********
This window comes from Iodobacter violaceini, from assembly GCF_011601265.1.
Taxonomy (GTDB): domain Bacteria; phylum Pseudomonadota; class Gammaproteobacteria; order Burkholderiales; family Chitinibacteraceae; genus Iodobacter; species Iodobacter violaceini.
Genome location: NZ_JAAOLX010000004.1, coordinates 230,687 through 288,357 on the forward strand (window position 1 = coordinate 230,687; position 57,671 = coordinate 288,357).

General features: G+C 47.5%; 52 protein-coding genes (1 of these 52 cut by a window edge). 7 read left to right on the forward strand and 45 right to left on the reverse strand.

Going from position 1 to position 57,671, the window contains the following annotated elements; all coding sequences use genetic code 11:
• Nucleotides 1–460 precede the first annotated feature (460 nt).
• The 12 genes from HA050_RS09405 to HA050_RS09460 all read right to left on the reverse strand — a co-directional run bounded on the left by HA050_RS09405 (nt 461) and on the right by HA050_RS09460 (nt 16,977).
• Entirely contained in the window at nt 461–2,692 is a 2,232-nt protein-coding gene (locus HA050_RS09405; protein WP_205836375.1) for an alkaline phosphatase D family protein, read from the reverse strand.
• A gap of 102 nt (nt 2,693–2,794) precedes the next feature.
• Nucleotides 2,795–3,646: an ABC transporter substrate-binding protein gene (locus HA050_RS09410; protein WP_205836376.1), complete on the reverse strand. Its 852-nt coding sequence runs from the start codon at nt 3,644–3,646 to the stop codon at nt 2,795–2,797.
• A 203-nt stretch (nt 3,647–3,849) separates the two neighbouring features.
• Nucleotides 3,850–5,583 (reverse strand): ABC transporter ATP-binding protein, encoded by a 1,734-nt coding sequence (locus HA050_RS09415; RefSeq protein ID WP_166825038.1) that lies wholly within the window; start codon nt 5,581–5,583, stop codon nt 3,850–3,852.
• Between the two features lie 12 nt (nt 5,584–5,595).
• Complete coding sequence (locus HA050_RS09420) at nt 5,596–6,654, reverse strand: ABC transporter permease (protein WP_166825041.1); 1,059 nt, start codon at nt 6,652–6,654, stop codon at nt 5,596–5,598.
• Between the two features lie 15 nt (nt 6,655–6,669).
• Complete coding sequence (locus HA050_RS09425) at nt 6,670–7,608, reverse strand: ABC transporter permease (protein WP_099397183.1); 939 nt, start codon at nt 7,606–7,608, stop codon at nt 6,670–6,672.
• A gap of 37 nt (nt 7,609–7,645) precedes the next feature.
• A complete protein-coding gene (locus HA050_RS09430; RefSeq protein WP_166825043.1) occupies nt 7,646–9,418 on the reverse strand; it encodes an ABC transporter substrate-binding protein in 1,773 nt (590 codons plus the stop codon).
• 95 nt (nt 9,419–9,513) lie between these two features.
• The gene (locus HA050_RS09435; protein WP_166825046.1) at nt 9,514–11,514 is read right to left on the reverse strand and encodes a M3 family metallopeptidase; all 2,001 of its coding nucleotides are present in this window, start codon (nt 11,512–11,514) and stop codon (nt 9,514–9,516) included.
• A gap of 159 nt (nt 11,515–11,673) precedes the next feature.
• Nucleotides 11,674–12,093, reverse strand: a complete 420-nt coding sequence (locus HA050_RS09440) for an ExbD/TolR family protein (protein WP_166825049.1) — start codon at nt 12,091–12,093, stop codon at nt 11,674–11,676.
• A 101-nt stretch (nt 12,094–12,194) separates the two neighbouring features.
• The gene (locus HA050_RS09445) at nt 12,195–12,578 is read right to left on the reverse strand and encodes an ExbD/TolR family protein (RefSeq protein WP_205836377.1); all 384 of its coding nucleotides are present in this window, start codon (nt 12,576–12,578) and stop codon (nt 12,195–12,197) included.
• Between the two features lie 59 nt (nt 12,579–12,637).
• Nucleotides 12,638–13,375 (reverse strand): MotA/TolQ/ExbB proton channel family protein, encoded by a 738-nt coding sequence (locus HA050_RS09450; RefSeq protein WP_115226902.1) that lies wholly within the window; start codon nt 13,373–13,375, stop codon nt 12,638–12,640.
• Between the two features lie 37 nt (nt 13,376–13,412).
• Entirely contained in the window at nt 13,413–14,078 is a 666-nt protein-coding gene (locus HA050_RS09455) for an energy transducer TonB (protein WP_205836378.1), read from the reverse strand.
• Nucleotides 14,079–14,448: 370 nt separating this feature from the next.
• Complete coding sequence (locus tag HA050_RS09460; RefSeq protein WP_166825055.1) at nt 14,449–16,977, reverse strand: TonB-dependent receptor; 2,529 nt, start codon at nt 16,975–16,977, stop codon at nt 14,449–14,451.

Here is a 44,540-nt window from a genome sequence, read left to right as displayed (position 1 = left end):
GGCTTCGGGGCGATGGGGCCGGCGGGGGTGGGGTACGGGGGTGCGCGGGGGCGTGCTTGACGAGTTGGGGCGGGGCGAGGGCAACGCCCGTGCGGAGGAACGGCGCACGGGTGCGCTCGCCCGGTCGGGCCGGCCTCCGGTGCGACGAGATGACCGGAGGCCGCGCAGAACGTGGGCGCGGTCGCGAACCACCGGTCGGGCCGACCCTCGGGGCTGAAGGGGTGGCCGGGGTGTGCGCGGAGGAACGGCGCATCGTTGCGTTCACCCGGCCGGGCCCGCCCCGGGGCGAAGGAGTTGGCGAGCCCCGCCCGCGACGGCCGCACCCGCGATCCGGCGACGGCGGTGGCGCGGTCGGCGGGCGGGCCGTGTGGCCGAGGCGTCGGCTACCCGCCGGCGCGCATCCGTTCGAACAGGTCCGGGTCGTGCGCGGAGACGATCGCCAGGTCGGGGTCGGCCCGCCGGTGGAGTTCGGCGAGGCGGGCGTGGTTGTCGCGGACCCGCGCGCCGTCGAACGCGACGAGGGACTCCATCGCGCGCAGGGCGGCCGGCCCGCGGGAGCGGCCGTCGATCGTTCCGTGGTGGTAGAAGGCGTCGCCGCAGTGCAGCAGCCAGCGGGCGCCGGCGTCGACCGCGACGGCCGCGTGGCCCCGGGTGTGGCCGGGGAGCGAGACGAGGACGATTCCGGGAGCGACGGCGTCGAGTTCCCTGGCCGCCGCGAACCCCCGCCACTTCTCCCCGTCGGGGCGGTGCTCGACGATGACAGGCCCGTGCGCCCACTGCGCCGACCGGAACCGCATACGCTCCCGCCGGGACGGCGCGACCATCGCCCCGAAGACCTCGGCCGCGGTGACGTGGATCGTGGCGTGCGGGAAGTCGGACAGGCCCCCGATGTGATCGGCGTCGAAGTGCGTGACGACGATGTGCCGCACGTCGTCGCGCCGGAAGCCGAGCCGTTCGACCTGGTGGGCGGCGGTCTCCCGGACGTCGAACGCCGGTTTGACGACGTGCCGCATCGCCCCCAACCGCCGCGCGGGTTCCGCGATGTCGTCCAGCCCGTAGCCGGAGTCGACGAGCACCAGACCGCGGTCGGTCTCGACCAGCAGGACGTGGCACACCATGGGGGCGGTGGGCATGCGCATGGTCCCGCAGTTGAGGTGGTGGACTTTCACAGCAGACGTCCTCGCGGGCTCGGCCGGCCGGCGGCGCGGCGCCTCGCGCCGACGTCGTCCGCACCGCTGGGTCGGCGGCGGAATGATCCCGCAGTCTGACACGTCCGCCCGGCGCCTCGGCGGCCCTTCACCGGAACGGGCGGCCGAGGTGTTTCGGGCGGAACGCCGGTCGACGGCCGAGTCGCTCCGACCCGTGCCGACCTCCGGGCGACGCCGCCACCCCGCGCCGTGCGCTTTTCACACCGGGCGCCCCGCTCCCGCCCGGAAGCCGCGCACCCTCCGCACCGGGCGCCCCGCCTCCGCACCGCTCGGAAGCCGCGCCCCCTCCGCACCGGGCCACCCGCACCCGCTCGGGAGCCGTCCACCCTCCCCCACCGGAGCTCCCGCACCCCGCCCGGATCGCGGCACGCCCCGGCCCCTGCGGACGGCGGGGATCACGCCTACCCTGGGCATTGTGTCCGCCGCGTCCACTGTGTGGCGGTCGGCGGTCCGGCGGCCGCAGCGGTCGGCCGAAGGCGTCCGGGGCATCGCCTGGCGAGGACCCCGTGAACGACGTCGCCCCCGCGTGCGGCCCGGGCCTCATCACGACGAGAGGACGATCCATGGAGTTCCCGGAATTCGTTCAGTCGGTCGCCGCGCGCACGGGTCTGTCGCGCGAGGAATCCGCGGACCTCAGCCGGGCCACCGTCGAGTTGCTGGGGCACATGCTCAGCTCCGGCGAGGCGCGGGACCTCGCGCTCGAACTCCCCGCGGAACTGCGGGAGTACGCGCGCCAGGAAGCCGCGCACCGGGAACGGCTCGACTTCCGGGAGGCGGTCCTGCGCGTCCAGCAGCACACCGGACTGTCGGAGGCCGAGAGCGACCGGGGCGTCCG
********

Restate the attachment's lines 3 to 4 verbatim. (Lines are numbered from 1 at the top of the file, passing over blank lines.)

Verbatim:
Genome location: NZ_JAAOLX010000004.1, coordinates 230,687 through 288,357 on the forward strand (window position 1 = coordinate 230,687; position 57,671 = coordinate 288,357).

General features: G+C 47.5%; 52 protein-coding genes (1 of these 52 cut by a window edge). 7 read left to right on the forward strand and 45 right to left on the reverse strand.